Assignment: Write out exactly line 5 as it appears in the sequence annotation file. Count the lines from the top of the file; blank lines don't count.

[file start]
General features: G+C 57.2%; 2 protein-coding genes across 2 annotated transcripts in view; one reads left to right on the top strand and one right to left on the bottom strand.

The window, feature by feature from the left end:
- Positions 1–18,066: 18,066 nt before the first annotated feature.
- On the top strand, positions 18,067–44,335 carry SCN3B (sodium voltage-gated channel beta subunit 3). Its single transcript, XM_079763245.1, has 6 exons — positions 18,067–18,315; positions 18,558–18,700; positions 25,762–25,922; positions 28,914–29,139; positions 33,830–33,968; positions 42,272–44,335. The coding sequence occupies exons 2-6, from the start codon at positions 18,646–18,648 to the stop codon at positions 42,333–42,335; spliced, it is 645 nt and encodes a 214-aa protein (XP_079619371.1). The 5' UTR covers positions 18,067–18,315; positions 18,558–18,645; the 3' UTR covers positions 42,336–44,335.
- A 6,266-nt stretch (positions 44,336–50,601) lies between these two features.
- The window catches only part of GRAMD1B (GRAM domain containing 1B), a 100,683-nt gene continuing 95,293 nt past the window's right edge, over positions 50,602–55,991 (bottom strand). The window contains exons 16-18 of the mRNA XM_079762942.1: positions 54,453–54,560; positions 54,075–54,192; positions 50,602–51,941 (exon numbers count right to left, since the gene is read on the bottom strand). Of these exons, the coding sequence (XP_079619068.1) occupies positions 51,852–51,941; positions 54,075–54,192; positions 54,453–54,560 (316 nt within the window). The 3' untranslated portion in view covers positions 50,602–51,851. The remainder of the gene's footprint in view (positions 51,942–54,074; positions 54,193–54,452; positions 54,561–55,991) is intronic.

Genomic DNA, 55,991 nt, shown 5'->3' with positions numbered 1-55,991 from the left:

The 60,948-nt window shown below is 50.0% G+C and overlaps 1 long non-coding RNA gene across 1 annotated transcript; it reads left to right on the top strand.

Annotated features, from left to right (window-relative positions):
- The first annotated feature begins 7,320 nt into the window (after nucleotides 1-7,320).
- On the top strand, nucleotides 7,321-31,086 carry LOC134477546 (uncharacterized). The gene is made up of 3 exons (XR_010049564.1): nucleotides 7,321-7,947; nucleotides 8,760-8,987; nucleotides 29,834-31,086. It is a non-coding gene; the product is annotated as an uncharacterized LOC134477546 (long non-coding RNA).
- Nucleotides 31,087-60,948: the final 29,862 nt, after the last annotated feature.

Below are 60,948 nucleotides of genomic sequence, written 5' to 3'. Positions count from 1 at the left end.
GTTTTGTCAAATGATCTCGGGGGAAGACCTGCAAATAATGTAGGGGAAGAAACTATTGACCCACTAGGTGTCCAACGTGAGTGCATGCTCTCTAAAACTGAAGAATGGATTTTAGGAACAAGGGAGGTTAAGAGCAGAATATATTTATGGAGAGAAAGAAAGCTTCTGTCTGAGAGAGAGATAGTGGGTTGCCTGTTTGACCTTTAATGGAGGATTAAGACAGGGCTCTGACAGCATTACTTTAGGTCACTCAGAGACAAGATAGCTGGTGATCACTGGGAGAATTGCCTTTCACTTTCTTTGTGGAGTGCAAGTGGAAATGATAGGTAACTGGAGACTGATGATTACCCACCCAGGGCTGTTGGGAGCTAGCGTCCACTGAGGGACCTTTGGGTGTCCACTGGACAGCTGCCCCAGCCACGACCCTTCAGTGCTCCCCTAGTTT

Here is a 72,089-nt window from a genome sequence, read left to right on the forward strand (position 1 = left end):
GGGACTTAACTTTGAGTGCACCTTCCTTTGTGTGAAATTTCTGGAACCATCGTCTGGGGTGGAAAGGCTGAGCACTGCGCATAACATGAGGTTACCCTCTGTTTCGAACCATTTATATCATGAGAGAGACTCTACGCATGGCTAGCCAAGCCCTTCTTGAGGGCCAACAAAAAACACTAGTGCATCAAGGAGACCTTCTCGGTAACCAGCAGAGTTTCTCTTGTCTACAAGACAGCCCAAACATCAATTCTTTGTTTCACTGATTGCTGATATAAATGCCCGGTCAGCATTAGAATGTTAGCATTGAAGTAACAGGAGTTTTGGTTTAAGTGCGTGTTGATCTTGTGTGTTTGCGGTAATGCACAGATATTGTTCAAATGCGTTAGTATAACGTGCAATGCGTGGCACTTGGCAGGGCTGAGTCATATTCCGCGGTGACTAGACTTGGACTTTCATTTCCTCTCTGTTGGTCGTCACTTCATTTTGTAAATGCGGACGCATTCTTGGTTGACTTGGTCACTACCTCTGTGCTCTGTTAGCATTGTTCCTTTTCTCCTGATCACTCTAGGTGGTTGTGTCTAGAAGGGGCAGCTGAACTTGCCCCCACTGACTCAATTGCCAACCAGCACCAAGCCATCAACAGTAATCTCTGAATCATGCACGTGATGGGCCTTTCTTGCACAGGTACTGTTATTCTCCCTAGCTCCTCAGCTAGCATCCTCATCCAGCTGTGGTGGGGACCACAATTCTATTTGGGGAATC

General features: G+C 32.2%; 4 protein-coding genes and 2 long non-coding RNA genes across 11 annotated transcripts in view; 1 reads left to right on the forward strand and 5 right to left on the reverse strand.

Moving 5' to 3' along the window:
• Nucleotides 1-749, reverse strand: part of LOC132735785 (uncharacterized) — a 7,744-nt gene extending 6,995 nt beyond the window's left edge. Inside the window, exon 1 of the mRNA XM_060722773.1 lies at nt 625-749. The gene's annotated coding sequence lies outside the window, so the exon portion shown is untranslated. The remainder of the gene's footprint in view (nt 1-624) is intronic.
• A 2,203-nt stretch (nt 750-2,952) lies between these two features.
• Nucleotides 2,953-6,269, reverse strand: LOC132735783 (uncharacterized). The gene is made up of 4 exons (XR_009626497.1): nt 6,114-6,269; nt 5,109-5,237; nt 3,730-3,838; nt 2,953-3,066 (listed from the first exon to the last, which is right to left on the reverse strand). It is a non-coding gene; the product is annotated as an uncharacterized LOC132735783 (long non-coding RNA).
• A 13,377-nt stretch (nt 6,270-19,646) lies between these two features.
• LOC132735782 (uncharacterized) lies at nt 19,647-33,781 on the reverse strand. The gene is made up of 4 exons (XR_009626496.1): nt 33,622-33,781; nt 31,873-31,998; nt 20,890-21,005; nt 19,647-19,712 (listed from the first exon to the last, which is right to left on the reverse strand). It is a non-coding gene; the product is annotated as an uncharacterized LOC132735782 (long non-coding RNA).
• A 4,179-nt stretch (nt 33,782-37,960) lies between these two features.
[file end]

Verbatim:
- A 6,266-nt stretch (positions 44,336–50,601) lies between these two features.